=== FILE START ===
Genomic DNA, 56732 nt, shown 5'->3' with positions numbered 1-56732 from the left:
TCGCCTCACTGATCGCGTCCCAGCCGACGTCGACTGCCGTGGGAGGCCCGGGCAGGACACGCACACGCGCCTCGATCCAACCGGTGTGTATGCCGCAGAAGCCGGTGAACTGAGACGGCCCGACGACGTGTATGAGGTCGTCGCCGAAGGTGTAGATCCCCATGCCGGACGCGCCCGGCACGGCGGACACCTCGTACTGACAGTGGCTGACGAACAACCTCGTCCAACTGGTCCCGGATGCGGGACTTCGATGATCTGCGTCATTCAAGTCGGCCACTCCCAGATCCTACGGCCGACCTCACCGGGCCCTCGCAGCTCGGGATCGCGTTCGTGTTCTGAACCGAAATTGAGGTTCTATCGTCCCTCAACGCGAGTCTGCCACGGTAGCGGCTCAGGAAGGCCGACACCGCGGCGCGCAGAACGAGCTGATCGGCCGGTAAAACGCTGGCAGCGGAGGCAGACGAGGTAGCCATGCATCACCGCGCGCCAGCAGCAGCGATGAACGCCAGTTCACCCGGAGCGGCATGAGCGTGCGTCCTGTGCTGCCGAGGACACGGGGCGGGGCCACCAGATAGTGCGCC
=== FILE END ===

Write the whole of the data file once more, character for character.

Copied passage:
Genomic DNA, 56732 nt, shown 5'->3' with positions numbered 1-56732 from the left:
TCGCCTCACTGATCGCGTCCCAGCCGACGTCGACTGCCGTGGGAGGCCCGGGCAGGACACGCACACGCGCCTCGATCCAACCGGTGTGTATGCCGCAGAAGCCGGTGAACTGAGACGGCCCGACGACGTGTATGAGGTCGTCGCCGAAGGTGTAGATCCCCATGCCGGACGCGCCCGGCACGGCGGACACCTCGTACTGACAGTGGCTGACGAACAACCTCGTCCAACTGGTCCCGGATGCGGGACTTCGATGATCTGCGTCATTCAAGTCGGCCACTCCCAGATCCTACGGCCGACCTCACCGGGCCCTCGCAGCTCGGGATCGCGTTCGTGTTCTGAACCGAAATTGAGGTTCTATCGTCCCTCAACGCGAGTCTGCCACGGTAGCGGCTCAGGAAGGCCGACACCGCGGCGCGCAGAACGAGCTGATCGGCCGGTAAAACGCTGGCAGCGGAGGCAGACGAGGTAGCCATGCATCACCGCGCGCCAGCAGCAGCGATGAACGCCAGTTCACCCGGAGCGGCATGAGCGTGCGTCCTGTGCTGCCGAGGACACGGGGCGGGGCCACCAGATAGTGCGCC